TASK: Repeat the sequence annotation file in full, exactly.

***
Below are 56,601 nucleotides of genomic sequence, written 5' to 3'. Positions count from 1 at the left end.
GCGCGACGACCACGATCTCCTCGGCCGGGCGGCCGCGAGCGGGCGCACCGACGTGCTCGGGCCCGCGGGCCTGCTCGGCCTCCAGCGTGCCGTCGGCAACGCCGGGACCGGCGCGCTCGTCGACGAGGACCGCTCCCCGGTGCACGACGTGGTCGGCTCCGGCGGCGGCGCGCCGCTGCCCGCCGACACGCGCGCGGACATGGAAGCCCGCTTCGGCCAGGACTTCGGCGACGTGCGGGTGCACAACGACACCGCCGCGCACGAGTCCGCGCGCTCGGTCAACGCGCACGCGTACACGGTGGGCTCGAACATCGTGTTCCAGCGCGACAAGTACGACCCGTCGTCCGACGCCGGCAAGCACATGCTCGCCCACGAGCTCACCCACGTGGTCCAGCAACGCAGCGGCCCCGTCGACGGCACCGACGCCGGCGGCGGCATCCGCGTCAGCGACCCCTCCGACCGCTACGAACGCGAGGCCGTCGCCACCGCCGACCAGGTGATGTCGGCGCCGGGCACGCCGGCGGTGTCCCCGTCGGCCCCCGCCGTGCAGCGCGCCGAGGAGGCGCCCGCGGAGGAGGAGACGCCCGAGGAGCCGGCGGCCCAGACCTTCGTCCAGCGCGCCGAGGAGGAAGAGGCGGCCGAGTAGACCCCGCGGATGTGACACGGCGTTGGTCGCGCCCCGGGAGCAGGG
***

Below are 56,601 nucleotides of genomic sequence, written 5' to 3'. Positions count from 1 at the left end.
GCGCGACGACCACGATCTCCTCGGCCGGGCGGCCGCGAGCGGGCGCACCGACGTGCTCGGGCCCGCGGGCCTGCTCGGCCTCCAGCGTGCCGTCGGCAACGCCGGGACCGGCGCGCTCGTCGACGAGGACCGCTCCCCGGTGCACGACGTGGTCGGCTCCGGCGGCGGCGCGCCGCTGCCCGCCGACACGCGCGCGGACATGGAAGCCCGCTTCGGCCAGGACTTCGGCGACGTGCGGGTGCACAACGACACCGCCGCGCACGAGTCCGCGCGCTCGGTCAACGCGCACGCGTACACGGTGGGCTCGAACATCGTGTTCCAGCGCGACAAGTACGACCCGTCGTCCGACGCCGGCAAGCACATGCTCGCCCACGAGCTCACCCACGTGGTCCAGCAACGCAGCGGCCCCGTCGACGGCACCGACGCCGGCGGCGGCATCCGCGTCAGCGACCCCTCCGACCGCTACGAACGCGAGGCCGTCGCCACCGCCGACCAGGTGATGTCGGCGCCGGGCACGCCGGCGGTGTCCCCGTCGGCCCCCGCCGTGCAGCGCGCCGAGGAGGCGCCCGCGGAGGAGGAGACGCCCGAGGAGCCGGCGGCCCAGACCTTCGTCCAGCGCGCCGAGGAGGAAGAGGCGGCCGAGTAGACCCCGCGGATGTGACACGGCGTTGGTCGCGCCCCGGGAGCAGGG